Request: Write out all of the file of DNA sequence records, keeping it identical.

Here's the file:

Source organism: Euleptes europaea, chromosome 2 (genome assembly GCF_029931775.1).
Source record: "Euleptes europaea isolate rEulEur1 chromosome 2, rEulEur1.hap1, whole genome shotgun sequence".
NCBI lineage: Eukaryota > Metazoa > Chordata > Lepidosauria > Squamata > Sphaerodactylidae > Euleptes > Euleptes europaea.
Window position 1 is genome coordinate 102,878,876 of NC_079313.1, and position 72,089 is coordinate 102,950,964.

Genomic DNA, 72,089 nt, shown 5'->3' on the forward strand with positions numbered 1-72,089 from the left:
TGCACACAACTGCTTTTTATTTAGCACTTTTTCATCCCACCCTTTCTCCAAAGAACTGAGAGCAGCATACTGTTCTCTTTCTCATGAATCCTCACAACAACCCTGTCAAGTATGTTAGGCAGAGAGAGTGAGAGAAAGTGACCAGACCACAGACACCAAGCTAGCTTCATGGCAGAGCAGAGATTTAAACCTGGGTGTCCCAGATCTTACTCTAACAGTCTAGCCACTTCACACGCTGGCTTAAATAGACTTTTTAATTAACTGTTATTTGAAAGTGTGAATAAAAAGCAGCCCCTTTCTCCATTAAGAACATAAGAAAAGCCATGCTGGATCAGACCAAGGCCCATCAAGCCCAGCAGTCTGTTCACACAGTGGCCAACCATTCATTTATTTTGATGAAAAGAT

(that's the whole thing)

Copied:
Source organism: Euleptes europaea, chromosome 2 (genome assembly GCF_029931775.1).
Source record: "Euleptes europaea isolate rEulEur1 chromosome 2, rEulEur1.hap1, whole genome shotgun sequence".
NCBI lineage: Eukaryota > Metazoa > Chordata > Lepidosauria > Squamata > Sphaerodactylidae > Euleptes > Euleptes europaea.
Window position 1 is genome coordinate 102,878,876 of NC_079313.1, and position 72,089 is coordinate 102,950,964.

Genomic DNA, 72,089 nt, shown 5'->3' on the forward strand with positions numbered 1-72,089 from the left:
TGCACACAACTGCTTTTTATTTAGCACTTTTTCATCCCACCCTTTCTCCAAAGAACTGAGAGCAGCATACTGTTCTCTTTCTCATGAATCCTCACAACAACCCTGTCAAGTATGTTAGGCAGAGAGAGTGAGAGAAAGTGACCAGACCACAGACACCAAGCTAGCTTCATGGCAGAGCAGAGATTTAAACCTGGGTGTCCCAGATCTTACTCTAACAGTCTAGCCACTTCACACGCTGGCTTAAATAGACTTTTTAATTAACTGTTATTTGAAAGTGTGAATAAAAAGCAGCCCCTTTCTCCATTAAGAACATAAGAAAAGCCATGCTGGATCAGACCAAGGCCCATCAAGCCCAGCAGTCTGTTCACACAGTGGCCAACCATTCATTTATTTTGATGAAAAGAT